I love taking photographs and rarely leave home without my camera. I am frequently reminded that while I love pointing and clicking away, I often fall far short of capturing the view as I remember it.
Often my photos feel lacking depth and contrast. Over the years I have learnt to rein in my camera’s automatic settings and white balance adjustments but my methods are tricks rather than expertise based on real understanding.
Recently I have begun to work on changing that. I have started taking more photos on settings other than the comfortable, forgiving, automatic and program modes.
I have started messing around with one setting at a time; learning what it does, how it affects my photos, and what new types of photographs the setting opens up for me.
The result is many more photos but with few worth keeping. Those I do keep justify my efforts.
Those few stand out for feeling better; they have an indescribable quality of being captivating. The moment more accurately evoked – both lighter and darker – less perfect in some ways, but much more interesting to look at.
I had never visited Manchester before. Manchester is city to the north of England and one steeped in history. Even with such a rich past, I know the city more through its modern place in culture – a place of music and as a counter-point to an all too often London centric country.
Being able to visit Manchester with Megan, who grew up in Australia, was a linguistic treat. Megan knows bedding and linen collectively as Manchester. This term for linen is used in shops and in general conversation in Australia. You will find a Manchester department advertised within a store and there you will find the bedding.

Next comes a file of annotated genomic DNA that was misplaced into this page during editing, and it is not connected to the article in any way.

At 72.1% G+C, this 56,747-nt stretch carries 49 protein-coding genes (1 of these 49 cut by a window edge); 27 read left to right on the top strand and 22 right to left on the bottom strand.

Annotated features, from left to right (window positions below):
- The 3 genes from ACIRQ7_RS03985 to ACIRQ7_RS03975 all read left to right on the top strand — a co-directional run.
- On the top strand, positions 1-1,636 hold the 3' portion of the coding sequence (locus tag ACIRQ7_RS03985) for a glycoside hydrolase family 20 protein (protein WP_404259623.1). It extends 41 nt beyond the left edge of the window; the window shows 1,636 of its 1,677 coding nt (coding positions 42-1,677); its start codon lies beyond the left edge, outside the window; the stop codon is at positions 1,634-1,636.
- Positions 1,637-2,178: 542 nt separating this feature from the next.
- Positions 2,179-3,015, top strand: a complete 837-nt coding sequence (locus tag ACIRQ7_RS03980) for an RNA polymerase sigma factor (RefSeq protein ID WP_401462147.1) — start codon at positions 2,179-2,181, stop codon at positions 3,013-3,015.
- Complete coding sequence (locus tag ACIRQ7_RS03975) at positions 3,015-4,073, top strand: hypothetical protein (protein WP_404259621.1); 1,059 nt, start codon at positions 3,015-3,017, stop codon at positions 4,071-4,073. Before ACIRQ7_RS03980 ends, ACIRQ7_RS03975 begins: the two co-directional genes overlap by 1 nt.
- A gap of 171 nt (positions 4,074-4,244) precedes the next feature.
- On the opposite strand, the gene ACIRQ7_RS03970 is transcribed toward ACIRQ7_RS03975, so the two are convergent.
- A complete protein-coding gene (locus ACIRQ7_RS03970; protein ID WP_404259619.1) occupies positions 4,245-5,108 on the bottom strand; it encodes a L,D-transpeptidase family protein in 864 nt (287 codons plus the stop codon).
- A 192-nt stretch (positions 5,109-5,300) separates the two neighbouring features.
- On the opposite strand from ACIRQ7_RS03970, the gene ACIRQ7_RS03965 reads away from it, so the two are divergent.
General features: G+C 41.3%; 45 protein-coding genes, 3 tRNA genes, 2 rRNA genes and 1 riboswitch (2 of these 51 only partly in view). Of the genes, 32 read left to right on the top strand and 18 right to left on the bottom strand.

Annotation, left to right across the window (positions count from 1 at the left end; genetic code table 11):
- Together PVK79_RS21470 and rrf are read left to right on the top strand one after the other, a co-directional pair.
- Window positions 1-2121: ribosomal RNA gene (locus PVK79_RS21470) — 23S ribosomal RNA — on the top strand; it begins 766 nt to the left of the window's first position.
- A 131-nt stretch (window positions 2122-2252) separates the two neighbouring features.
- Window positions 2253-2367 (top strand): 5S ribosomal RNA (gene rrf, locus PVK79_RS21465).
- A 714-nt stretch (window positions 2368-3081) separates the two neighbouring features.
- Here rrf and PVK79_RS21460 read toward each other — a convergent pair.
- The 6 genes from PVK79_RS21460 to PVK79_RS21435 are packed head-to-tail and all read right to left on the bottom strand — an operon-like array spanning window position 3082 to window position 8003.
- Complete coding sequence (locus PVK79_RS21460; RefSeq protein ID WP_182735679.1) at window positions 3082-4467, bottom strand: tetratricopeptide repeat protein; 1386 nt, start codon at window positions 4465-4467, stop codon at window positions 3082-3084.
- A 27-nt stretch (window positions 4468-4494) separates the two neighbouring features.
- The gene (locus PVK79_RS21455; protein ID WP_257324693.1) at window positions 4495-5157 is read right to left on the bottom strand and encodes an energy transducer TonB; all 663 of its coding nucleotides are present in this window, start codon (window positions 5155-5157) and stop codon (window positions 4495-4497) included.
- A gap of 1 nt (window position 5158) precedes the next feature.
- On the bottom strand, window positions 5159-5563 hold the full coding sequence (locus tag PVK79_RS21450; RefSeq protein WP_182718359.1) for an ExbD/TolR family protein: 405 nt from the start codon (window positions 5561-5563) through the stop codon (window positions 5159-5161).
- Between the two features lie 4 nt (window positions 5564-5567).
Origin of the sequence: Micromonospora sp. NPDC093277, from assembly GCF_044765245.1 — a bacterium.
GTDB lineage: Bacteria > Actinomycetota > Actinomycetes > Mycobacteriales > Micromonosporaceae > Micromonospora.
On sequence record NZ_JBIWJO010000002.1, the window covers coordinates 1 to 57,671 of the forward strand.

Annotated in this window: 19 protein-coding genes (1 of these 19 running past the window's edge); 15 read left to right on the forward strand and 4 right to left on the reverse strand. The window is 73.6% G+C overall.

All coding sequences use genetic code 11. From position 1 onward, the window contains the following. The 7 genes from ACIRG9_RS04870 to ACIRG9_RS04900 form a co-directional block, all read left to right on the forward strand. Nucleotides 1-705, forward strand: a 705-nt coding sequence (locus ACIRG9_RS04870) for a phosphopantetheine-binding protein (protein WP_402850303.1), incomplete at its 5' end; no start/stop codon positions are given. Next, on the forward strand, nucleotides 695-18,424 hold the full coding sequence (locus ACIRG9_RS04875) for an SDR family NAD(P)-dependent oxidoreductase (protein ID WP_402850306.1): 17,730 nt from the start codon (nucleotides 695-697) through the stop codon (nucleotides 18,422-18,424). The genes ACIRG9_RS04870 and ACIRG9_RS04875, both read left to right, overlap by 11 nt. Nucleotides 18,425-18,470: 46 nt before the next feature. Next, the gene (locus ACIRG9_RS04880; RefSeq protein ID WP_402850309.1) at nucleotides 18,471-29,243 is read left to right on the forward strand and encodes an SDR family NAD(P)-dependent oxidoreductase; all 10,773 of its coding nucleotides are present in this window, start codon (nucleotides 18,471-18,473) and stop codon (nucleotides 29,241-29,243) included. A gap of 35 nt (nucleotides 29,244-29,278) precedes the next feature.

Taking Megan to a city so associated with a product was always going to be fun. There was of course no mention of the Australian interpretation of the name to be found. We did try to learn more at the Museum of Science and Industry.
The accents further north in Great Britain are also a linguistic treat. A few conversations ended with Megan looking bemused, wondering what had been said.
The city centre felt alive with young people. Nearby university buildings ensured this; students were visible everywhere we went. We happened to visit at the time of graduation ceremonies and twice found ourselves within throngs of proud parents and garbed up graduates.
We only saw a few brief glimpses of the centre and the city during our visit. From the train, the suburbs told a different story, long rows of red brick houses stretched out into the distance. It would be interesting to see a bit more of that world.
I have started playing with manual focus on the Canon PowerShot SX700. It is not the first camera I have had with this control but it is a feature I rarely use.
Even with excessive zoom, I love focusing in on the small and intricate.
These insect photos were taken during an evening walk in the nearby park. Look closely enough at any cluster of plants and there will be insects to be found and photographed. These photos were all taken with manual focus and some careful moving of the camera lens as close as possible to the tiny creatures.
For some reason, cropping the photos to a square just looks right.
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